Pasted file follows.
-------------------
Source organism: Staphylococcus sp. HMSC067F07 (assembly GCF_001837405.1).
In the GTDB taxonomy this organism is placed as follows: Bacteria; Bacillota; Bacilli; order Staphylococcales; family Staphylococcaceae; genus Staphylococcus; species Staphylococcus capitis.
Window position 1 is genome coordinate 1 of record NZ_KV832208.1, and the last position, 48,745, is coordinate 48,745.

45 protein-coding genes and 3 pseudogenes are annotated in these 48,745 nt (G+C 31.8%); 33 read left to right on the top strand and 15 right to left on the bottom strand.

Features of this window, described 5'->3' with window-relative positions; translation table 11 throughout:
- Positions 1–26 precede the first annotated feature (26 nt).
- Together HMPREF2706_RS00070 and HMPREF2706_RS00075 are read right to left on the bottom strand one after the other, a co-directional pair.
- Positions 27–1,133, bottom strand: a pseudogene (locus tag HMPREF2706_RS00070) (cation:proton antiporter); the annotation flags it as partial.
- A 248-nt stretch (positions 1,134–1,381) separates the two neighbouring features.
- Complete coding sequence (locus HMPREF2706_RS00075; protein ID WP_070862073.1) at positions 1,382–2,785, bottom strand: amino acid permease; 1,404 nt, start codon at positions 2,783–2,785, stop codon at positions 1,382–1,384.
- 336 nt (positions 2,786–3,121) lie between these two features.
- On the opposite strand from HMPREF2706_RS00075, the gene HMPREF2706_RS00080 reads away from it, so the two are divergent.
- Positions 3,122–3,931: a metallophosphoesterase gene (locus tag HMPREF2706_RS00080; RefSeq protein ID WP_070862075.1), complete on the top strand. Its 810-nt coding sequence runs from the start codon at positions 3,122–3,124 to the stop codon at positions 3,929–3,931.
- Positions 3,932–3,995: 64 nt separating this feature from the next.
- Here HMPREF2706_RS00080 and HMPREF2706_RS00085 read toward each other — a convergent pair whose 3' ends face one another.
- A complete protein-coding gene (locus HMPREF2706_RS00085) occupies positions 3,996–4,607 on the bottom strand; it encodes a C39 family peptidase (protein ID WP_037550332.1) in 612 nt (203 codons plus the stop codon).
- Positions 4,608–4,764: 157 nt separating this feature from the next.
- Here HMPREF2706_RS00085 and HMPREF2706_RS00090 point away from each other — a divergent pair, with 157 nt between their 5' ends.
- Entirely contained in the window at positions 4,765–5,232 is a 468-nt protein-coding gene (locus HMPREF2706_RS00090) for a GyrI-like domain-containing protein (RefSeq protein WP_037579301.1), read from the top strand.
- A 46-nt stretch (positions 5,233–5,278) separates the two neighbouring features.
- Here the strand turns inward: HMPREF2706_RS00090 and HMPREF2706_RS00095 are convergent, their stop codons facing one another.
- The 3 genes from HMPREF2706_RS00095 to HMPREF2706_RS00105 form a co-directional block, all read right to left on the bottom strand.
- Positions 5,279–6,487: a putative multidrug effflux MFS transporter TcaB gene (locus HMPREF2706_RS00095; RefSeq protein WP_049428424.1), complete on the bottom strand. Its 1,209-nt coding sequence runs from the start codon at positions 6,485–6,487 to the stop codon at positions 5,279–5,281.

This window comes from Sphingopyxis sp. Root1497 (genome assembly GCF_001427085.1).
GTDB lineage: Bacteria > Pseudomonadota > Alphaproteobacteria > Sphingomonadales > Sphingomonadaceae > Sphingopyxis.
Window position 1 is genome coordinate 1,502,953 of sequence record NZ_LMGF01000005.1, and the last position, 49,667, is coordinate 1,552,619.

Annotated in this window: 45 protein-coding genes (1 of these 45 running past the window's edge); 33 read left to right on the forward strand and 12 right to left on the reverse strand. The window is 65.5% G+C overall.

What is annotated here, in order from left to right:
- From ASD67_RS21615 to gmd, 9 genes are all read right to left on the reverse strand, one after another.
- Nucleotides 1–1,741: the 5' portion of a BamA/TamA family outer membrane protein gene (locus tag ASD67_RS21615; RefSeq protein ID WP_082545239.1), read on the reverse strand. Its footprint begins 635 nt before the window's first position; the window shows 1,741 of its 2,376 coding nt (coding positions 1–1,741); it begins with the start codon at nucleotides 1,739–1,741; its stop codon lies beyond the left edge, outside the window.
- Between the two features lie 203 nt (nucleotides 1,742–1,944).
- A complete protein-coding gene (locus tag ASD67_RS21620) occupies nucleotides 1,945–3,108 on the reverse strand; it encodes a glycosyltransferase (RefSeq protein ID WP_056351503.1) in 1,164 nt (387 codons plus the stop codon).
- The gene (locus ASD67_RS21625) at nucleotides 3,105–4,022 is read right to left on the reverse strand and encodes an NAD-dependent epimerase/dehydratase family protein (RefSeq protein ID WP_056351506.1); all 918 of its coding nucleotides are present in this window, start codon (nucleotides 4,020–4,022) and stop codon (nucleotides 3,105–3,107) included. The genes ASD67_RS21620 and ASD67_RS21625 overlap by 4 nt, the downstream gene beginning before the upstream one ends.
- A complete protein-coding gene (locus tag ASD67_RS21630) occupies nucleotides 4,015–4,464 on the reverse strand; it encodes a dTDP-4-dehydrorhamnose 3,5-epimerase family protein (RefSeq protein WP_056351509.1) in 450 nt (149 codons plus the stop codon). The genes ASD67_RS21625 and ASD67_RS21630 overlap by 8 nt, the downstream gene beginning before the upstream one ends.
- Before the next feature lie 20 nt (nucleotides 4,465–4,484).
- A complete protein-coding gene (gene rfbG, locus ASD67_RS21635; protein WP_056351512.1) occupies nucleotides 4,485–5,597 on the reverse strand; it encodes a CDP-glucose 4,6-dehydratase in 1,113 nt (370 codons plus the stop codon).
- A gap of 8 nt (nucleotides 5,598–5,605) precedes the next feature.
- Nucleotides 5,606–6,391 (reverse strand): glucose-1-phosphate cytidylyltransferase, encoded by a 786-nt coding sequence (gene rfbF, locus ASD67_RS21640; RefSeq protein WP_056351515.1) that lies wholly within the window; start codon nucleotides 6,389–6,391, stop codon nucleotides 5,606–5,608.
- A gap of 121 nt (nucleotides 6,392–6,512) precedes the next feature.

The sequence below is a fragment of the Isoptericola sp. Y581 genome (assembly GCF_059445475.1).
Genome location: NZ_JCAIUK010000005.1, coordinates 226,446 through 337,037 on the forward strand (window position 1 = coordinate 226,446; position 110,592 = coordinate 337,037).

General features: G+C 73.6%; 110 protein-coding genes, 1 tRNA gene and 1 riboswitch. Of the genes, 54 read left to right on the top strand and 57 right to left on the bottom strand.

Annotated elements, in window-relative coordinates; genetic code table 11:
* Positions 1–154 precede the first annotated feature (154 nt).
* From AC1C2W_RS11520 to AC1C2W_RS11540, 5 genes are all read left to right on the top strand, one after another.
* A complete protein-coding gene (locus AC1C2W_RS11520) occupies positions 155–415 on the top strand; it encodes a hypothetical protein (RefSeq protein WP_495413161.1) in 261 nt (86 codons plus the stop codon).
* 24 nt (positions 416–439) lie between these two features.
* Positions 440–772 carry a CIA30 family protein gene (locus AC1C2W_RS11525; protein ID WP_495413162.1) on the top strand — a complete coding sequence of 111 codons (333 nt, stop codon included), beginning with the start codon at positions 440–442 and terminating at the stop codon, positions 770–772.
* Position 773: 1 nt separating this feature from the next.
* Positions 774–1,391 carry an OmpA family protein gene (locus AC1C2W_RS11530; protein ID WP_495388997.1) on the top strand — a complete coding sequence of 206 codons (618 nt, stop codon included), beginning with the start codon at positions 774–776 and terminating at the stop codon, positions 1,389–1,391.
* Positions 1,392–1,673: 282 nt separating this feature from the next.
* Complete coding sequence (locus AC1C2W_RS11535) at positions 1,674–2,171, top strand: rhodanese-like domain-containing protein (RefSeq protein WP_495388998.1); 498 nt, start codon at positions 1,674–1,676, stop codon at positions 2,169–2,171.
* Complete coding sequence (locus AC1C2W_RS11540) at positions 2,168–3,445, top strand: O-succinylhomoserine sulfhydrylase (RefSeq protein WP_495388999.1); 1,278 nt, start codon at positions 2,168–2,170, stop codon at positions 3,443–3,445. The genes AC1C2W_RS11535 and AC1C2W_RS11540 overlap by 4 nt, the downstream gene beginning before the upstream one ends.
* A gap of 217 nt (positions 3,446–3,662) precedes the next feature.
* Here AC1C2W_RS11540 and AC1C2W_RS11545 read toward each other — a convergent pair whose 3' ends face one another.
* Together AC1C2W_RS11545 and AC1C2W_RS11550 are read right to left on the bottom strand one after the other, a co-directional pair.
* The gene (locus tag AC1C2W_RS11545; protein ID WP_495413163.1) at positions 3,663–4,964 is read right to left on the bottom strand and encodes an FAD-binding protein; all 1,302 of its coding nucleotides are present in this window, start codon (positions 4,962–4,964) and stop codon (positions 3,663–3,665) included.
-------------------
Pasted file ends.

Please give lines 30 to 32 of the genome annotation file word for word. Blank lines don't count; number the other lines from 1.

- Nucleotides 1–1,741: the 5' portion of a BamA/TamA family outer membrane protein gene (locus tag ASD67_RS21615; RefSeq protein ID WP_082545239.1), read on the reverse strand. Its footprint begins 635 nt before the window's first position; the window shows 1,741 of its 2,376 coding nt (coding positions 1–1,741); it begins with the start codon at nucleotides 1,739–1,741; its stop codon lies beyond the left edge, outside the window.
- Between the two features lie 203 nt (nucleotides 1,742–1,944).
- A complete protein-coding gene (locus tag ASD67_RS21620) occupies nucleotides 1,945–3,108 on the reverse strand; it encodes a glycosyltransferase (RefSeq protein ID WP_056351503.1) in 1,164 nt (387 codons plus the stop codon).